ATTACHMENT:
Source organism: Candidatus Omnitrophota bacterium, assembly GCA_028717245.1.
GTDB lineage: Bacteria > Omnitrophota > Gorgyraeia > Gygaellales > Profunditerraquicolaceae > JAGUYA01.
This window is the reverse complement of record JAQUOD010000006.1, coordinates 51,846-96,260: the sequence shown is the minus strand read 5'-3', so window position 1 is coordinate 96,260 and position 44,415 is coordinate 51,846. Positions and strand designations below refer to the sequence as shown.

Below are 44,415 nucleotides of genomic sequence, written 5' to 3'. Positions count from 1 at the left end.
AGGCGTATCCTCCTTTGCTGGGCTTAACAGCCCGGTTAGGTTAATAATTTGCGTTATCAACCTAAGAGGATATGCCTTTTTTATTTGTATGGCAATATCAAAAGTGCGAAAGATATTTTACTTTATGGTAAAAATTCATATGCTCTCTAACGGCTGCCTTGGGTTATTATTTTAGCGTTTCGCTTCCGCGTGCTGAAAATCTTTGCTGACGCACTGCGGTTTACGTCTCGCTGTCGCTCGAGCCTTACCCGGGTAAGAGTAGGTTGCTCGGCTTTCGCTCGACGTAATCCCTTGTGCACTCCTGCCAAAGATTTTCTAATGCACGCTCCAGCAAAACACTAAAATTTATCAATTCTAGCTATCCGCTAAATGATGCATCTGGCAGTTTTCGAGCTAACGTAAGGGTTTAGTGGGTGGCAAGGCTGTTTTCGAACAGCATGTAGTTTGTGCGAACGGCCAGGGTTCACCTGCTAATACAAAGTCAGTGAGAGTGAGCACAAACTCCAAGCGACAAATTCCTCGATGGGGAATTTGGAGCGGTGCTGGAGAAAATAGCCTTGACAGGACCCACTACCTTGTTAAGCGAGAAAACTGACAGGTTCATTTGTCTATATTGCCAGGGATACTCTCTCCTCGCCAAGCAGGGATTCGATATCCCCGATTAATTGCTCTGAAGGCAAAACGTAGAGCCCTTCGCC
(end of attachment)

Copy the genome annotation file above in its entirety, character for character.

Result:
Source organism: Candidatus Omnitrophota bacterium, assembly GCA_028717245.1.
GTDB lineage: Bacteria > Omnitrophota > Gorgyraeia > Gygaellales > Profunditerraquicolaceae > JAGUYA01.
This window is the reverse complement of record JAQUOD010000006.1, coordinates 51,846-96,260: the sequence shown is the minus strand read 5'-3', so window position 1 is coordinate 96,260 and position 44,415 is coordinate 51,846. Positions and strand designations below refer to the sequence as shown.

Below are 44,415 nucleotides of genomic sequence, written 5' to 3'. Positions count from 1 at the left end.
AGGCGTATCCTCCTTTGCTGGGCTTAACAGCCCGGTTAGGTTAATAATTTGCGTTATCAACCTAAGAGGATATGCCTTTTTTATTTGTATGGCAATATCAAAAGTGCGAAAGATATTTTACTTTATGGTAAAAATTCATATGCTCTCTAACGGCTGCCTTGGGTTATTATTTTAGCGTTTCGCTTCCGCGTGCTGAAAATCTTTGCTGACGCACTGCGGTTTACGTCTCGCTGTCGCTCGAGCCTTACCCGGGTAAGAGTAGGTTGCTCGGCTTTCGCTCGACGTAATCCCTTGTGCACTCCTGCCAAAGATTTTCTAATGCACGCTCCAGCAAAACACTAAAATTTATCAATTCTAGCTATCCGCTAAATGATGCATCTGGCAGTTTTCGAGCTAACGTAAGGGTTTAGTGGGTGGCAAGGCTGTTTTCGAACAGCATGTAGTTTGTGCGAACGGCCAGGGTTCACCTGCTAATACAAAGTCAGTGAGAGTGAGCACAAACTCCAAGCGACAAATTCCTCGATGGGGAATTTGGAGCGGTGCTGGAGAAAATAGCCTTGACAGGACCCACTACCTTGTTAAGCGAGAAAACTGACAGGTTCATTTGTCTATATTGCCAGGGATACTCTCTCCTCGCCAAGCAGGGATTCGATATCCCCGATTAATTGCTCTGAAGGCAAAACGTAGAGCCCTTCGCC